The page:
…believe that data about their customers (94%), brand (91%) and employees (88%) are important or critical to long-term decision-making. However, strikingly low percentages of CEOs say they have comprehensive information in these and other critical areas that contribute to organisational agility. Just 21% have comprehensive information about the needs and references of customers and clients. Less than one third feel they have all the information they need about reputation (31%) and the views and needs of employees (30%).
Not surprisingly, the ability to anticipate customer needs is the widest gap between the information CEOs report they need to make decisions about the long-term success of their businesses, and what they currently possess. This post explores the Cynefin (pronounced cunevin) Framework as a helpful approach for thinking about the importance of dialogue with customers in efforts to bridge insight and action.
As part of an overall critique of self-oriented approaches to innovation, Skilful Minds first considered open innovation at Procter and Gamble back in 2006. The latter post is one of the most visited here.
Given my recent focus on transformation as a fundamental concern for those interested in design and innovation, the recent publicity about P&G’s Social Media Lab instantly drew me to take a look.
Without going into links to specific posts, I’ve noticed a trend among many blogs I try to keep up with over the past couple of years. I can’t count the number of times I’ve seen prominent bloggers post publicly about having to pare down the list of RSS feeds they read, or tweets they respond to. Since Peter Kim’s blog is the most recent instance of the trend I’ll use one of his recent posts as an example of what I mean. Peter noted that he increasingly hears an echo chamber across social media blogs in which the same content, case studies, anecdotes, etc. gets repeatedly posted and commented on. More cynical observers might contend that the complaints about information overload from influentials is a little like strutting in front of a crowd. Nevertheless, it is difficult to dispute the point that attention is a scarce resource on the Web. So is engagement.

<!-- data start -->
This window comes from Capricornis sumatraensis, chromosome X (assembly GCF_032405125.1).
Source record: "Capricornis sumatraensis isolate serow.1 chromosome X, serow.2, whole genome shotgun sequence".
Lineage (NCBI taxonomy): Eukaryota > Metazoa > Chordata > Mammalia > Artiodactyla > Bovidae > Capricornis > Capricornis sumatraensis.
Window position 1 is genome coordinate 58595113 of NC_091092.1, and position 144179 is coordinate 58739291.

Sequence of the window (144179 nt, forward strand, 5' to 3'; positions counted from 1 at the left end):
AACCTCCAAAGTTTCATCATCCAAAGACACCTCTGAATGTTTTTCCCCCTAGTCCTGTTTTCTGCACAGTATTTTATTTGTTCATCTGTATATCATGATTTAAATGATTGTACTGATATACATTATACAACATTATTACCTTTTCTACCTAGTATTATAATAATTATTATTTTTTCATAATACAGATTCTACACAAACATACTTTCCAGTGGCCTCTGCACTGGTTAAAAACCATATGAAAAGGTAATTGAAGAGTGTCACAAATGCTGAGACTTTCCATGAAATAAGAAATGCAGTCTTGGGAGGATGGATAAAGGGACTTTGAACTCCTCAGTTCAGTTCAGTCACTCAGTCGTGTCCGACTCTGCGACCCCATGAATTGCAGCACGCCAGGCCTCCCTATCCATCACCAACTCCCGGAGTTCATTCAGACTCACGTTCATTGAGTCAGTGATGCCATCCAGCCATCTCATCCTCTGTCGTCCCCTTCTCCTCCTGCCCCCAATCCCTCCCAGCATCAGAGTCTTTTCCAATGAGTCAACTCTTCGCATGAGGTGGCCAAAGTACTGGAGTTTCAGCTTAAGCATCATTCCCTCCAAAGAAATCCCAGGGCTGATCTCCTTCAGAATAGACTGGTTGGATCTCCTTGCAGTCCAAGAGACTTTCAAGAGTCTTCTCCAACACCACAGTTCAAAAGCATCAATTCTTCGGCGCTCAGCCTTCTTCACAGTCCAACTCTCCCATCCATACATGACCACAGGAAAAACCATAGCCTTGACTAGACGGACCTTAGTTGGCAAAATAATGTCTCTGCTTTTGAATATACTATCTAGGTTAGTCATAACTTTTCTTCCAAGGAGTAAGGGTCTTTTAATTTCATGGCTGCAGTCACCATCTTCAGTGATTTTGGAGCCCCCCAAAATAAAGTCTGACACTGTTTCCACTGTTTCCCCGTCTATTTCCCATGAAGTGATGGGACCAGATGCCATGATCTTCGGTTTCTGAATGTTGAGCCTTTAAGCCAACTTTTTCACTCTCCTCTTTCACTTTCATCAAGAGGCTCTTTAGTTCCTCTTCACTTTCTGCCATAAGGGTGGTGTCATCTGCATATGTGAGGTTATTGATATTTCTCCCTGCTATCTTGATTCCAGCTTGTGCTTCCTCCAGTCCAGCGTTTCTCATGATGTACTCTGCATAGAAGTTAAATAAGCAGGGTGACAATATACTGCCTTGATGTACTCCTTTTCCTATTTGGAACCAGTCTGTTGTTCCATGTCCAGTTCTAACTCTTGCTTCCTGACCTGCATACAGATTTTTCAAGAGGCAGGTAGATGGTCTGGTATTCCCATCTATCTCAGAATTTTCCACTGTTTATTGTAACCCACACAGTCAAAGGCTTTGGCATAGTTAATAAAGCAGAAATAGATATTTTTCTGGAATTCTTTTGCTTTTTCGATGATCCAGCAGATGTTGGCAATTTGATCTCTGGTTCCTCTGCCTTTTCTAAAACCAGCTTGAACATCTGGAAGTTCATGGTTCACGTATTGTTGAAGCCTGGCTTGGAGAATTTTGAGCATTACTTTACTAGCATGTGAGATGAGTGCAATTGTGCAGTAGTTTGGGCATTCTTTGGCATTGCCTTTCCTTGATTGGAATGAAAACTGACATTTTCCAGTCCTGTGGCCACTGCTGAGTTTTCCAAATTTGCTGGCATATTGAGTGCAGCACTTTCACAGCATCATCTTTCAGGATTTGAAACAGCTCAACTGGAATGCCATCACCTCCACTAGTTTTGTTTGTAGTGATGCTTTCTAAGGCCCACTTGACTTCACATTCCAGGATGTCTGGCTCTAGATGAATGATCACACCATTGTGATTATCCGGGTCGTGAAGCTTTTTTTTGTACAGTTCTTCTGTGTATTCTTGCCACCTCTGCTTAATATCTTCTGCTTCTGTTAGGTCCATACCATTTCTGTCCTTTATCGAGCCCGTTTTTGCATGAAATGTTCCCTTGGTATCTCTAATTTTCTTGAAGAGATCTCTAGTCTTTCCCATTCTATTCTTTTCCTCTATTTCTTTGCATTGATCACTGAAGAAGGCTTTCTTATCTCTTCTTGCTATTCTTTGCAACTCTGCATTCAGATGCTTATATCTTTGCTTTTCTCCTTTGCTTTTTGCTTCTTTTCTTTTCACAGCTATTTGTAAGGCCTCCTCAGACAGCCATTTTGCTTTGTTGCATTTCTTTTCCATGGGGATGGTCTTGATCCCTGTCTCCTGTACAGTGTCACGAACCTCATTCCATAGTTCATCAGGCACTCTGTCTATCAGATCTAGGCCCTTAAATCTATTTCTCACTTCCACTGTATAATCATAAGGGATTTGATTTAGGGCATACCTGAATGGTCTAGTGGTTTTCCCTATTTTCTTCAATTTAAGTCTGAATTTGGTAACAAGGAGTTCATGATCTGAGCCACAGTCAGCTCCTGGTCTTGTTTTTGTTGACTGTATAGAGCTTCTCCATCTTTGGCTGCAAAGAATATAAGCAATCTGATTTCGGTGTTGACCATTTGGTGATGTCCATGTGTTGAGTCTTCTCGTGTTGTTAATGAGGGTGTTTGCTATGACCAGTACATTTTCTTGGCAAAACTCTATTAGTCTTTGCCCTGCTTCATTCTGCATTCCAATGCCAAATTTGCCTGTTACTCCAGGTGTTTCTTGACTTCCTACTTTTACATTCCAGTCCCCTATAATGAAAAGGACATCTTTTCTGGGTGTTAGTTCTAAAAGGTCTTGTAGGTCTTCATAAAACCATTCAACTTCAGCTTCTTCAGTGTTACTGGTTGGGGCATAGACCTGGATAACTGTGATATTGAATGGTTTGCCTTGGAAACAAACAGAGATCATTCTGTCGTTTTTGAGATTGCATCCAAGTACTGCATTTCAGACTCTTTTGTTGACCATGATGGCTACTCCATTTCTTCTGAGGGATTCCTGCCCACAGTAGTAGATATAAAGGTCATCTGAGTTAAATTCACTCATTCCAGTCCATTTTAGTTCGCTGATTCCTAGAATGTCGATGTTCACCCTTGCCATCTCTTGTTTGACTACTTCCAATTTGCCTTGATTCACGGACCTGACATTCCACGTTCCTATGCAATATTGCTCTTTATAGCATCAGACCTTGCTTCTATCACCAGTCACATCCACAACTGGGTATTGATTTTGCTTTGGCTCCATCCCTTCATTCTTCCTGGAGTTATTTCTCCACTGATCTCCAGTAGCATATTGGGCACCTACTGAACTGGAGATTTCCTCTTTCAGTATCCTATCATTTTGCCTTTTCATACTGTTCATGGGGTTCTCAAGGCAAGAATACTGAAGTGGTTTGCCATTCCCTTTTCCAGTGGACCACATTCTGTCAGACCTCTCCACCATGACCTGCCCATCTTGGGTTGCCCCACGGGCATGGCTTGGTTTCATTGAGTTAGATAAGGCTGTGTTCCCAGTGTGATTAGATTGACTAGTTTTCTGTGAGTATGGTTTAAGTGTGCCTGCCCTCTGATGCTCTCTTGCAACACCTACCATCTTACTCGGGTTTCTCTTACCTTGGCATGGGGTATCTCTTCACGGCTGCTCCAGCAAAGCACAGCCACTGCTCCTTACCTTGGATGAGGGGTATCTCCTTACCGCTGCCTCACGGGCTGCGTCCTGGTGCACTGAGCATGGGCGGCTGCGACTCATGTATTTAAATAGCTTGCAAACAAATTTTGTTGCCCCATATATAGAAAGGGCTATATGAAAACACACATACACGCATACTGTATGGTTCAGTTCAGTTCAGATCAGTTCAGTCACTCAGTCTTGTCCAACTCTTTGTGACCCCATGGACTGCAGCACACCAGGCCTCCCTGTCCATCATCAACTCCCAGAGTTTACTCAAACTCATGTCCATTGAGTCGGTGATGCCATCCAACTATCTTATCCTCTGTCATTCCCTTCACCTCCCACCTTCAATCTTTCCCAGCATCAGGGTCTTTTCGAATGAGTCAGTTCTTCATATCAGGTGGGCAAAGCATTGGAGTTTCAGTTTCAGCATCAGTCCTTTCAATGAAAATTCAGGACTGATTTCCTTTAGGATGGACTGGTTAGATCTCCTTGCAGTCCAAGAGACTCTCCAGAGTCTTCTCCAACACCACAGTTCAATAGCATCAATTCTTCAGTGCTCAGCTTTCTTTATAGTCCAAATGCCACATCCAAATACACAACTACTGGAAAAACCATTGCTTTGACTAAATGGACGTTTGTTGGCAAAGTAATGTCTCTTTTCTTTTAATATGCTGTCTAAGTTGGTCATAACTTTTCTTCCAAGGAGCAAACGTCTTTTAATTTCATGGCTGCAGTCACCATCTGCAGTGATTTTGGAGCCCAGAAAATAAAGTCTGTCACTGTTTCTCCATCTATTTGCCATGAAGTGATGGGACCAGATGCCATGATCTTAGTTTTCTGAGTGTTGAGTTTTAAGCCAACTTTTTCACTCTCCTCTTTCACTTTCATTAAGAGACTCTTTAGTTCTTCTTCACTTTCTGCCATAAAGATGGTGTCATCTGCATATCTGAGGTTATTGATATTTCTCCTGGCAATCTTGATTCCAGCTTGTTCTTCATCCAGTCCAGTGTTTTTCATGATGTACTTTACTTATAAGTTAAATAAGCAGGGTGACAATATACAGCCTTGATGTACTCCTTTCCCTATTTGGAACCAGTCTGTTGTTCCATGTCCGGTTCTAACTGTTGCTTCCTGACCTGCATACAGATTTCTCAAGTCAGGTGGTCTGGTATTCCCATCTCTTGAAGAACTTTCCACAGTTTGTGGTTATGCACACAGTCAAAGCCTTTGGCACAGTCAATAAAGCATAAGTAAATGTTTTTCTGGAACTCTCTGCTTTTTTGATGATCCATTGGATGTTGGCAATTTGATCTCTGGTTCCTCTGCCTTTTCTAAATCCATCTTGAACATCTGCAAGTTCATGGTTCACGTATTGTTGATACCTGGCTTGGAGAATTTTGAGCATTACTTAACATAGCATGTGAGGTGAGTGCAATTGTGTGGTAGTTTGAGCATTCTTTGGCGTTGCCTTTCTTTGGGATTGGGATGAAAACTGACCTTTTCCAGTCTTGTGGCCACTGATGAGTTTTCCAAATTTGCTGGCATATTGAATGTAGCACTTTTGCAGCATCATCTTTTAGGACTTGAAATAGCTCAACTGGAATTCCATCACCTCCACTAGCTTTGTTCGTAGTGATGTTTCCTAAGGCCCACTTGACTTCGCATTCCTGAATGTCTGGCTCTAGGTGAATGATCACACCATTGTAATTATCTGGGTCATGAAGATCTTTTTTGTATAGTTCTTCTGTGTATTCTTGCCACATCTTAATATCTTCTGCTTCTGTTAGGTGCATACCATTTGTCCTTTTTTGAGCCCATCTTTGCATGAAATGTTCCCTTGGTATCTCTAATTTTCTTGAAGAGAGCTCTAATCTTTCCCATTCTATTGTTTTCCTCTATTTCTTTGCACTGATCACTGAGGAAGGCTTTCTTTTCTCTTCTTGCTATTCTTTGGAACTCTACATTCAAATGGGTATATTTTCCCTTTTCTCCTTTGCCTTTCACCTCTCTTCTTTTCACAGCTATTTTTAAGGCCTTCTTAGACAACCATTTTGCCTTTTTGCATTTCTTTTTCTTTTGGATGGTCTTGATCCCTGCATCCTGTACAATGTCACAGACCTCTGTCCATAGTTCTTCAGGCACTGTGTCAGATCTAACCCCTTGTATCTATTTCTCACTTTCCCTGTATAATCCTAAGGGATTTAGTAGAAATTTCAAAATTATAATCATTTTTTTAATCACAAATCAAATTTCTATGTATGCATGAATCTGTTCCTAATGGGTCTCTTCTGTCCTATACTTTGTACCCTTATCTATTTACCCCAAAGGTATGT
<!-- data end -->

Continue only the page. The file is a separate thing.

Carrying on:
Ross Mayfield recently pointed to a study published by researchers at the Social Computing Lab of HP Laboratories that addresses the point succinctly by pointing to constraints on friendship in directed social networks such as Twitter. A directed social network is characterized by an absence of explicit reciprocity constraints, fifty people can follow one person without that person necessarily following any of them. First Monday’s most recent issue includes an article, Social Networks that Matter: Twitter under a Microscope, that reports on a study of Twitter users by Bernardo A. Huberman, Daniel M. Romero, and Fang Wu of HP Laboratories.
The authors analyzed data from 309,740 people using Twitter. They compared the network of interactions people actually engage in while using social computing technologies such as Twitter to the network of connections with whom one shares a social relationship. Networks of actual interaction are considered networks that matter by the authors.
By networks that matter we mean those networks that are made out of the pattern of interactions that people have with their friends or acquaintances, rather than constructed from a list of all the contacts they may decide to declare.
In other words, the research focused on reciprocity as well as connection in studying the social network of Twitter. Read the rest of this entry »